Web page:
Restaurants lose 69 fish species due to over-fishing fears

RESTAURANTS will no longer be able to include 69 fish species on their menus after contract caterers said it will no longer provide them due to fears of over-fishing.

Catering firm Compass Group confirmed yesterday that they were imposing the ban over growing environmental concerns.

Compass provides food to thousands of restaurants and food outlets in Britain and also here in Ireland, including a deal to provide food to the redeveloped Lansdowne Road Aviva Stadium.

Fish on the list include four varieties of skate, five tunas and two types of plaice. American lobster from southern New England stocks will also be dropped, along with tiger prawns — unless organically farmed — and wild caught Atlantic salmon.

The Marine Conservation Society (MCS) in Britain identified the species as the “most vulnerable to over-fishing and/or are fished using methods which cause damage to the environment or non-target species”.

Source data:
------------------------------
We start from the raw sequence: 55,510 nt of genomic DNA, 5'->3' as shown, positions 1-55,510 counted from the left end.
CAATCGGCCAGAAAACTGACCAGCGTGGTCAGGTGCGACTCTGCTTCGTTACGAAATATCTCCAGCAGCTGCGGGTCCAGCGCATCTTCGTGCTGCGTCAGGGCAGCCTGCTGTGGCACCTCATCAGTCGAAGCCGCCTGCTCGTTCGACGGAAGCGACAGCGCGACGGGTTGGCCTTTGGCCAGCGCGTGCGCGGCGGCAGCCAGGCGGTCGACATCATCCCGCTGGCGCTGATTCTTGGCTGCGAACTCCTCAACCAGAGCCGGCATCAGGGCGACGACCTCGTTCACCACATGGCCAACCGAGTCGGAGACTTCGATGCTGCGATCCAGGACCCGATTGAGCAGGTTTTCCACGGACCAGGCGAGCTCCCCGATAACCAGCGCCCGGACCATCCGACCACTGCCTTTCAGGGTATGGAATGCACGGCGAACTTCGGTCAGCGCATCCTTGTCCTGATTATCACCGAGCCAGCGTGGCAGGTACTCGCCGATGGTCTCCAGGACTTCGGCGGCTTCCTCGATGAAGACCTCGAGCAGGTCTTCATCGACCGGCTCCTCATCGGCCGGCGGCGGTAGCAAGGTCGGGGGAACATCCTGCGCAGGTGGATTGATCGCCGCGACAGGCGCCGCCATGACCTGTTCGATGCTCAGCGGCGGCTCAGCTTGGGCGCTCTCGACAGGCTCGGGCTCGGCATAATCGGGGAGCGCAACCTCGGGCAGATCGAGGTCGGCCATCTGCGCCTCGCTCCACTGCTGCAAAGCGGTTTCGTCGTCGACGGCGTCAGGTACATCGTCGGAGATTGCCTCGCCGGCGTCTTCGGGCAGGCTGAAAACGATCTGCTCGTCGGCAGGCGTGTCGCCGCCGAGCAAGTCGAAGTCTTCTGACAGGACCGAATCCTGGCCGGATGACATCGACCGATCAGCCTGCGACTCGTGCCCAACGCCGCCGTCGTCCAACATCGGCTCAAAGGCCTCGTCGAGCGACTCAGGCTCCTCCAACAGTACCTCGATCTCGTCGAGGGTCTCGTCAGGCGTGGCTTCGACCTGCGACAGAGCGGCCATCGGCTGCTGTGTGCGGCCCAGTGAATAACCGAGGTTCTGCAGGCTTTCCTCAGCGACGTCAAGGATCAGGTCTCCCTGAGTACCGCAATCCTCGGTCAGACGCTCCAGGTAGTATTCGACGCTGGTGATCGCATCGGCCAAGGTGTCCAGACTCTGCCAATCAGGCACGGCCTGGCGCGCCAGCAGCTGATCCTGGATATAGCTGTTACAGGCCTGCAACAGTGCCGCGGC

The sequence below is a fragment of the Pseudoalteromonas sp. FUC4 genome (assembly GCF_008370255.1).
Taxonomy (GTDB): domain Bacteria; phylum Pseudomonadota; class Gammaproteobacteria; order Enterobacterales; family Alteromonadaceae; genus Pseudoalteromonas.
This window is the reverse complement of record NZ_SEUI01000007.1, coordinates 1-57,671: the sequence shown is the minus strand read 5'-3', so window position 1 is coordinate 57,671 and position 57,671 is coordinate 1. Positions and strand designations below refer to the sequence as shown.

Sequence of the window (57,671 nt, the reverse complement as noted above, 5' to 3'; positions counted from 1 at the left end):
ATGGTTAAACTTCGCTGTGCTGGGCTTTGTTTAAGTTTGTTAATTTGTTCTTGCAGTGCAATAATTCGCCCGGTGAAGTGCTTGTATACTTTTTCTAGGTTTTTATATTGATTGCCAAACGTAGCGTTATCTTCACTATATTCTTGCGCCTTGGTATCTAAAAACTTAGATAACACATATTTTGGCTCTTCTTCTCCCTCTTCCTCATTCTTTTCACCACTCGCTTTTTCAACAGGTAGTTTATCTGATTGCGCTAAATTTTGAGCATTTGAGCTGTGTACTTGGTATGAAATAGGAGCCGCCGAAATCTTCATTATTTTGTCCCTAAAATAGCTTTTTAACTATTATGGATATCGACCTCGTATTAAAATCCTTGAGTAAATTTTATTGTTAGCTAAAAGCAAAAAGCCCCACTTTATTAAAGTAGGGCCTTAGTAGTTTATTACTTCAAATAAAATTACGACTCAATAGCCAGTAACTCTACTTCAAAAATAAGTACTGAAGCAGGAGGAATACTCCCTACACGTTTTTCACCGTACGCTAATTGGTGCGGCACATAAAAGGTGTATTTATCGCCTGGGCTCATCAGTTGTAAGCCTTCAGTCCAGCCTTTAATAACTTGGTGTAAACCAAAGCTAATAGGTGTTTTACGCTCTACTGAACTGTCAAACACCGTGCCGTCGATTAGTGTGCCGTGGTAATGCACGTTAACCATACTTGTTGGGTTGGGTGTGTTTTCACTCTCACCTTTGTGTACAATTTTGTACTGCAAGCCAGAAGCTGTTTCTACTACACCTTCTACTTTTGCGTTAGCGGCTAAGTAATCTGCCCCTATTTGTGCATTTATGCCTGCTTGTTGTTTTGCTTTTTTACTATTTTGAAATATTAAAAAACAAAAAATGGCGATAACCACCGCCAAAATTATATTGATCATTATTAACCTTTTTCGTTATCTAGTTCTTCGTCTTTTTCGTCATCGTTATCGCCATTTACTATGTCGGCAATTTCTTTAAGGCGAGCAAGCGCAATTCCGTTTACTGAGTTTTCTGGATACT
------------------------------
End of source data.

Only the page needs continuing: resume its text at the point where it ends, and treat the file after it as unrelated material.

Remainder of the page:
Compass created its sustainable seafood guidelines in October, with blue fin tuna among the first species on its “fish to avoid” list.

Further changes are likely in the future, Compass said.

Neil Pitcairn, fish and seafood buyer for Compass Group UK and Ireland, said: “As the world’s leading contract caterer providing meals to so many people each day, Compass’ decision to follow the MCS’ guidelines and de-list these species is significant.

“There are many wonderful and delicious fish that can be caught without risk of over-fishing.”

Simon Brockington, head of conservation at the conservation society, said: “This is a crucial step in ensuring the long term survival of vulnerable fisheries.”

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